For almost a decade, the Forum on Law, Culture & Society has hosted fascinating conversations about legal issues with such luminaries as President Bill Clinton and Justice Sonia Sotomayor. I’ve had the pleasure of attending several Forum events over the years, such as a riveting panel discussion about the Casey Anthony case and screenings of legally themed movies at the Forum Film Festival.
For years, the Forum has made its home at Fordham Law School. But now the Forum is moving. Where is it going, and why?
A week or two ago, someone asked us why we use Fordham Law as our personal punching bag. We don’t. The school just provides us with great fodder to write about. Yeah, we might joke about graduates of Fordham being homeless, but some law students at the school are actually trying to help the less fortunate. You know, the thing that lawyers are supposed to do?
Take, for example, Michael Zimmerman. He’s a current 3L at Fordham Law who founded a farm-share program called Farm to Fordham. Amazingly, we’re not talking about a Facebook program. Zimmerman did this in real life. For a small fee each semester, students, faculty, and staff were able to purchase a share of fresh produce from a farm in central New York. Nearly 100 pounds of vegetables were donated to a local soup kitchen with every delivery. The program was so successful that even Michael Martin, the dean of Fordham Law, had enrolled as a member.
This sounds like a wonderful program, right? A future lawyer was supporting his community with a laudable service project. That’s probably why Fordham University decided to shut it down….
Yesterday, we brought you the news of Fordham Law School Dean William Treanor’s appointment as dean of Georgetown Law School, when we posted a message that went out to Georgetown law students at 4 p.m. We soon learned that we blindsided Fordham students and alumni with the news. They weren’t happy to get the “Surprise! Your dean is bouncing!” message from us, instead of from Fordham or from the dean himself.
One alum g-chatted us:
I can’t believe Treanor is leaving Fordham… All of my friends are shocked and now in the anger/betrayed phase.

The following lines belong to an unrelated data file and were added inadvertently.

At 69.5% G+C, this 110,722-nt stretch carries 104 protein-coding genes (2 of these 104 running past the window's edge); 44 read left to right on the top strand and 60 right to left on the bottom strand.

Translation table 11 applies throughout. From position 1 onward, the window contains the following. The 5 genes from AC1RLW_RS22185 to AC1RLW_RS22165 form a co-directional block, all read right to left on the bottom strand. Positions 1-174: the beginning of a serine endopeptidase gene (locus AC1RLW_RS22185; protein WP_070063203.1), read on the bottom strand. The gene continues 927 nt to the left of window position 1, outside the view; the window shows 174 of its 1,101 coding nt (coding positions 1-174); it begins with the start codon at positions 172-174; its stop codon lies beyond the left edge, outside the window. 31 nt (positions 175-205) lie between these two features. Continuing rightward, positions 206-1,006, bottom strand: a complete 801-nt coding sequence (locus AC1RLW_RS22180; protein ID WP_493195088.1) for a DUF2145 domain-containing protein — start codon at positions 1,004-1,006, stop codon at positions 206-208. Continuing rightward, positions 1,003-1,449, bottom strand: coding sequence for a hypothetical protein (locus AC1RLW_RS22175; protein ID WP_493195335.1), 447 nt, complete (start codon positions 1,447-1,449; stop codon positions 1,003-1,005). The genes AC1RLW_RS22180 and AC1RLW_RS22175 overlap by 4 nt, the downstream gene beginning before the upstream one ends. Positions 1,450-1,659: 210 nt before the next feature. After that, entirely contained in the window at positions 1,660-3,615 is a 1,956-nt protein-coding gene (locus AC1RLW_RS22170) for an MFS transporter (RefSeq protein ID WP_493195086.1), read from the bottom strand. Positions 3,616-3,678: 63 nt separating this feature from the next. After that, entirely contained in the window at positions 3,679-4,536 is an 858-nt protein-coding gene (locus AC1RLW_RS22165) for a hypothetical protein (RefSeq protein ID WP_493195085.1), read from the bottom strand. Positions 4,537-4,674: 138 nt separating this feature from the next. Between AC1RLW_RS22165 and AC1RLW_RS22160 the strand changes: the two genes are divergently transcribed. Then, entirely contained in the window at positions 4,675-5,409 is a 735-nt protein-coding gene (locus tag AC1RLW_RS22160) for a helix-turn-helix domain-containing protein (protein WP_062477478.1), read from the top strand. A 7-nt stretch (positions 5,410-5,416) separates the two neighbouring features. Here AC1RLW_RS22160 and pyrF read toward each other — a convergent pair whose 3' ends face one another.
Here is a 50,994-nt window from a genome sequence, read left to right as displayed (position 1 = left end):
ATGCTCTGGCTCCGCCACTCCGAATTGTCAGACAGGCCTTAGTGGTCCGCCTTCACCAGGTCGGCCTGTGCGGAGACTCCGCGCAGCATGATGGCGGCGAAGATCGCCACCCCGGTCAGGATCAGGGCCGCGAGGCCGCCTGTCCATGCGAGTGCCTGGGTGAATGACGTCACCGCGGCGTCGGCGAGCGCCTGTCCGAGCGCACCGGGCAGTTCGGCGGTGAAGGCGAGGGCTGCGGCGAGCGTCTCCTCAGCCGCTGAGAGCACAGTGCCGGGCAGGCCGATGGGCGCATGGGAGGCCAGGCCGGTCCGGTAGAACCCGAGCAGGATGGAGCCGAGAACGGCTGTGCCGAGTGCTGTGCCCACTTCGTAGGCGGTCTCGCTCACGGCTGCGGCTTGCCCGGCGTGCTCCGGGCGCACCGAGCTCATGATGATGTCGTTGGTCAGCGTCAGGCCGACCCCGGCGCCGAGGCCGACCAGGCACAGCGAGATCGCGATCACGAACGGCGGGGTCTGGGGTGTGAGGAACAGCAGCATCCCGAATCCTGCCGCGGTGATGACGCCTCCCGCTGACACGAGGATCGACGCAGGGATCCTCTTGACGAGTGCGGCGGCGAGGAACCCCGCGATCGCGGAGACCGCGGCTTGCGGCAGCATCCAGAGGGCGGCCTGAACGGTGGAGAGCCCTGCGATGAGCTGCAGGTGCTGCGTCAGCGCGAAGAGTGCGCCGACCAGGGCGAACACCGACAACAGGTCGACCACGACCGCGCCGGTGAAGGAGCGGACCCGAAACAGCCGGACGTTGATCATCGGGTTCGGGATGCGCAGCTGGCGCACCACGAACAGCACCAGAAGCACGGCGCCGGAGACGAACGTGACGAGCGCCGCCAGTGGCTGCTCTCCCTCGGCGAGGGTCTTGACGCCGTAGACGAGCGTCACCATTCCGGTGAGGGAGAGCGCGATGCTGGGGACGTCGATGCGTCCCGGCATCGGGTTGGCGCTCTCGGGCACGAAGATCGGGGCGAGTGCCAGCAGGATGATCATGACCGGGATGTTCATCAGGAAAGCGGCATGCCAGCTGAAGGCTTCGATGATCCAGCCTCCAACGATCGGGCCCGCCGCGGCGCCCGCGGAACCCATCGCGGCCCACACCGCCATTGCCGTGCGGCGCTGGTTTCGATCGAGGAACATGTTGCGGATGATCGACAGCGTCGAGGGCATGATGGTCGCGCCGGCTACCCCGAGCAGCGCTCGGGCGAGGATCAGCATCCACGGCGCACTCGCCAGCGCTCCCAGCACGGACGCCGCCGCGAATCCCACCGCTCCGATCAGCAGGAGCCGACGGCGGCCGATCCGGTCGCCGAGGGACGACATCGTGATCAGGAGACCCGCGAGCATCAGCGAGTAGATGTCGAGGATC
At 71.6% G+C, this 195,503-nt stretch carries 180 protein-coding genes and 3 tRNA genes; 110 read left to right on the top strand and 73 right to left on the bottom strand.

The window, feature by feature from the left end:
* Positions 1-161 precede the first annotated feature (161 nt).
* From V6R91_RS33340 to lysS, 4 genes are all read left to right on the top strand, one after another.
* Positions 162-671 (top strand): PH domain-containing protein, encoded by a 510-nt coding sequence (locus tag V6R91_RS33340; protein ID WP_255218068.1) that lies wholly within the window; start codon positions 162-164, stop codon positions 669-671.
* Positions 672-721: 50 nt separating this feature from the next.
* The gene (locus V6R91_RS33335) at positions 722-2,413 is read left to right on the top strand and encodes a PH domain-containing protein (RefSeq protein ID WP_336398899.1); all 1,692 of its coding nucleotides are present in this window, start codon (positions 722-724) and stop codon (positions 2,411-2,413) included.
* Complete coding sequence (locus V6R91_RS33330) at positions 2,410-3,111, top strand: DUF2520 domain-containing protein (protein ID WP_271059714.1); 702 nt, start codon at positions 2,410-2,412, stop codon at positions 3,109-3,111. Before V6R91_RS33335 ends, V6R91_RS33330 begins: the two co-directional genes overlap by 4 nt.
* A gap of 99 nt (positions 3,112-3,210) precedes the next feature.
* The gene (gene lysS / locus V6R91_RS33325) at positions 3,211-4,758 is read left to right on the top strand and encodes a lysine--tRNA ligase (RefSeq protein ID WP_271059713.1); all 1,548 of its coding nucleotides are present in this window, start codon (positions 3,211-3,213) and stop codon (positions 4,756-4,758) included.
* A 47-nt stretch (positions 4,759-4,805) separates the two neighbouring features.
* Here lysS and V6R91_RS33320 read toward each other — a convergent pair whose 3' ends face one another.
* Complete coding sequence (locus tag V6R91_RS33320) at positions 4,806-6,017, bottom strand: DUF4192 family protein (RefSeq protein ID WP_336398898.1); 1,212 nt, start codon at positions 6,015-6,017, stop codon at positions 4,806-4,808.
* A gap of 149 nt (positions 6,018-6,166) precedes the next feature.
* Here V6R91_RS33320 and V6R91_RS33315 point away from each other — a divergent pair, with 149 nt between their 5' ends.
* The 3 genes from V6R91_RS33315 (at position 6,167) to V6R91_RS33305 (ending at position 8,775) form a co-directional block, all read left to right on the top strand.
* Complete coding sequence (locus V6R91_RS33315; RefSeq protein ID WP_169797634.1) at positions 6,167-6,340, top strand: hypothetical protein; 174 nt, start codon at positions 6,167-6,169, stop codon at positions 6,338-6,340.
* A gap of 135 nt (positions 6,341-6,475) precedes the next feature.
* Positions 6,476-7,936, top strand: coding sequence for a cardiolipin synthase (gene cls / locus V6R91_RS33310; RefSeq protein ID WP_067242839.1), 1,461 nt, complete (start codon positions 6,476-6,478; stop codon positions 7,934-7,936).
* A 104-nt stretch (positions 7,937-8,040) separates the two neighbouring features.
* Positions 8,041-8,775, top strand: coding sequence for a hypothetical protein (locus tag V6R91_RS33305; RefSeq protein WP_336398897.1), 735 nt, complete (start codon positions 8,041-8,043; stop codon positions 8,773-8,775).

Treanor was well-liked at Fordham, but his hasty departure left a bitter taste in the mouths of some of his former students. One commenter said:
Congratulations Georgetown you just earned a Dean who left Fordham Law without any sense of warning or notice to Fordham students after years of issuing statements of how Fordham is a “community” and a “home.” Oh! and how convenient after he was a strong cause for Fordham dropping in the rankings from 25 to the 30′s. Oh ya Bulldogs. That was a great steal.
Let this be a lesson to other deans who plan to jump to a higher-ranked ship. Make sure you send your farewell message before your new school sends out its welcome message.
Dean Treanor did send out an email to Fordhamites, but it was sent over two and a half hours after Georgetown kids got the giddy news, and two hours after our post went up. A two-hour delay may seem inconsequential to some, but in the world of instant news and communication, it’s unforgivable in the minds of some Fordham folk. Did he make up for the faux pas in the email?
Ed. note: The Asia Chronicles column is authored by Kinney Recruiting. Kinney has made more placements of U.S. associates, counsels and partners in Asia than any other recruiting firm in each of the past seven years. You can reach them by email: firstname.lastname@example.org.
Things have changed recently in Korea – a few of our US and UK client firms are looking, very selectively, for a lateral US associate hire. Until just recently, there was not much hiring like this going on in Korea, since US and UK firms started opening offices there. We have already placed two US associates in Korea in the past month at top firms. Most of the hiring partners we work with in Korea do not actively work with other recruiters.
If you are a Korean fluent US associate in London, New York or another major US market, 2nd to 6th year, at a top 20 firm, with cap markets or M&A focus (or mix), or project finance background, and you are interested in lateraling to Korea to a top US or UK firm, please feel free to reach out to us at email@example.com or firstname.lastname@example.org. Our head of Asia, Evan Jowers, was just in Korea recently, and Evan and Robert Kinney will be in Korea in a few weeks. We are in the process of helping several firms open new offices in Korea (a number of which are interviewing our partner level candidates) and also helping existing offices there fill openings.
Professor Joel P. Trachtman has developed a unique, practical guide to help lawyers analyze, argue, and write effectively.
The Tools of Argument: How the Best Lawyers Think, Argue, and Win is a highly readable 200-page book, available for about $10 in paperback or e-book. Chapters focus on foundational principles in legal argument: procedure, interpretation of contracts and statutes, use of evidence, and more. The material covered is taught only implicitly in law school. Yet, when up-and-coming attorneys master these straightforward tools, they will think and argue like the best lawyers.
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